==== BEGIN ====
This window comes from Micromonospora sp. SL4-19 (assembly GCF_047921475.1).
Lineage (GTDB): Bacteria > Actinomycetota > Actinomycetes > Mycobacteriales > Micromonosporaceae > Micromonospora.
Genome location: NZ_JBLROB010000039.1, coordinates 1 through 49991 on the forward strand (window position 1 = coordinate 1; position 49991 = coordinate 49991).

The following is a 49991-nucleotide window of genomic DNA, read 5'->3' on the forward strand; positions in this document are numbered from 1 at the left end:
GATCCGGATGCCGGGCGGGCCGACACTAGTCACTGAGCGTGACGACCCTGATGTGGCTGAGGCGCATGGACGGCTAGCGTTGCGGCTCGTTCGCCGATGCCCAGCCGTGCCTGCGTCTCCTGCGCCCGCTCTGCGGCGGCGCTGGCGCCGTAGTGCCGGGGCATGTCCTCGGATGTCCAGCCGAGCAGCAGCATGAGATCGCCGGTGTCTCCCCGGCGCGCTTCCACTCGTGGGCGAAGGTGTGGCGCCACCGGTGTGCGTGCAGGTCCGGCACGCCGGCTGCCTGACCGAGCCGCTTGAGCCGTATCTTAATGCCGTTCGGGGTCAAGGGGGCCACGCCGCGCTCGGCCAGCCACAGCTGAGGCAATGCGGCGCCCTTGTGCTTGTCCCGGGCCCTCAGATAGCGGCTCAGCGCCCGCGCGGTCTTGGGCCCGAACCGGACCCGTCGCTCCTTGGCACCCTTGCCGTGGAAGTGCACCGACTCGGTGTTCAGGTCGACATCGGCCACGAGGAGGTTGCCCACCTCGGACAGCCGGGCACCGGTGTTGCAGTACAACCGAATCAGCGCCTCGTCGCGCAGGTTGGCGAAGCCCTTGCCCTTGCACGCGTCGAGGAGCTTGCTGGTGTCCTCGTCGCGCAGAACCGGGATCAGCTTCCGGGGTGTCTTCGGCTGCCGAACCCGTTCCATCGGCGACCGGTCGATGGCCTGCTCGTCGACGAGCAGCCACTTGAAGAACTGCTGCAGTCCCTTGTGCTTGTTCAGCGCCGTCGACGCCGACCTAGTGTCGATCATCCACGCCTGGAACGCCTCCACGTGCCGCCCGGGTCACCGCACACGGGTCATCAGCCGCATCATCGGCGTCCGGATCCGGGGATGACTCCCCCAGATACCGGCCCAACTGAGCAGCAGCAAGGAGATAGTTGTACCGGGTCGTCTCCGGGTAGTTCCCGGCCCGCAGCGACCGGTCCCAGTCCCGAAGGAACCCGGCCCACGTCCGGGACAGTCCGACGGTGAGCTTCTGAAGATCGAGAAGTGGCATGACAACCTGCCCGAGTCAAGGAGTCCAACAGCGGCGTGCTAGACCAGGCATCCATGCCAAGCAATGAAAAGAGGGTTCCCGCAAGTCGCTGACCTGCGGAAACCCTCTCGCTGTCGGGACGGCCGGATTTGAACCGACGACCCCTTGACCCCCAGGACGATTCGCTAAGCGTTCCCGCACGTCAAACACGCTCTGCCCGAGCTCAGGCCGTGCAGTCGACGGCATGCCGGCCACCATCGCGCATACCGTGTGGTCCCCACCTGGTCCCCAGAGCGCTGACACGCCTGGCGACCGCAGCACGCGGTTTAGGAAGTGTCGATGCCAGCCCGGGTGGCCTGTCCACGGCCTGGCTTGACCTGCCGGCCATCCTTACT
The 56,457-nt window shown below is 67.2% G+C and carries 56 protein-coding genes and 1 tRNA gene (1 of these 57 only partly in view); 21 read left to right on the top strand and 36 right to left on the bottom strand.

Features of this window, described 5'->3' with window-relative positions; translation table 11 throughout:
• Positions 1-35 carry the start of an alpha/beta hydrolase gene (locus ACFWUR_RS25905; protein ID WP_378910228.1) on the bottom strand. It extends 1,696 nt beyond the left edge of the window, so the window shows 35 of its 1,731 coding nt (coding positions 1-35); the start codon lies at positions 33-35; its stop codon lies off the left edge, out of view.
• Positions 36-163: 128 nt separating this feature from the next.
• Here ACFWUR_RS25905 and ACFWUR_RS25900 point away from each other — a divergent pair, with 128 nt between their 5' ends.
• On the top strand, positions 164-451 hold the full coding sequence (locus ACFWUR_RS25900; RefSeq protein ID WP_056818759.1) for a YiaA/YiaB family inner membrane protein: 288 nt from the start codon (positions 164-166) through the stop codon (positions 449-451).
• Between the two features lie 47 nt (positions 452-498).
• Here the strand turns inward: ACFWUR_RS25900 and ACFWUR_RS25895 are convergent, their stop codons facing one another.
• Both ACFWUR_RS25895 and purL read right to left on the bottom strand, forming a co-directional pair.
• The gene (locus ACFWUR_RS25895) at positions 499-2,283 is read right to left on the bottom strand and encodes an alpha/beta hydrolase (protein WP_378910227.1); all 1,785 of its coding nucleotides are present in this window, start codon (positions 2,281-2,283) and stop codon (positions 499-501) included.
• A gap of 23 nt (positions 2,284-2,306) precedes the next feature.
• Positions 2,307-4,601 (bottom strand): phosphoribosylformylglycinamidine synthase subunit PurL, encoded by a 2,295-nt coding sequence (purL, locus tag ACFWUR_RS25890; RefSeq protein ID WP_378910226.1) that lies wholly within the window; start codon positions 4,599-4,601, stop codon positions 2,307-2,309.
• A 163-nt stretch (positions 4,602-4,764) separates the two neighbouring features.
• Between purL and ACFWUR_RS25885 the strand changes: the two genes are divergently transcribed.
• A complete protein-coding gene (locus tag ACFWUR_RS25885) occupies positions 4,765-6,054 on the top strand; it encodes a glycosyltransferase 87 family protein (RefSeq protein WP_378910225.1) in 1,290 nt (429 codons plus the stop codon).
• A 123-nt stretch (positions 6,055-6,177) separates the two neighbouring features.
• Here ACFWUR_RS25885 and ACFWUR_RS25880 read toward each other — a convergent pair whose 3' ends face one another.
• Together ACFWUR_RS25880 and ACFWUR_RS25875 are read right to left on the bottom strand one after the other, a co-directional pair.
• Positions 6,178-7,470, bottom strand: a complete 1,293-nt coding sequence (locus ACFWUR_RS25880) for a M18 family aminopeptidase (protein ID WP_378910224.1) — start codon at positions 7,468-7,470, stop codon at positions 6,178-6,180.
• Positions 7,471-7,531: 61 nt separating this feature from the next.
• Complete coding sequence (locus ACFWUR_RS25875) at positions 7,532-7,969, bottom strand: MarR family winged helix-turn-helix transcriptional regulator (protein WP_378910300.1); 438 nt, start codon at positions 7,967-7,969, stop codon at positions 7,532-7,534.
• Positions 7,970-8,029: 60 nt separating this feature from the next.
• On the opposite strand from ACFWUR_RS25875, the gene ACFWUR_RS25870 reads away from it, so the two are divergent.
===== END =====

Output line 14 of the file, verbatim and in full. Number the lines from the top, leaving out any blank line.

• Both ACFWUR_RS25895 and purL read right to left on the bottom strand, forming a co-directional pair.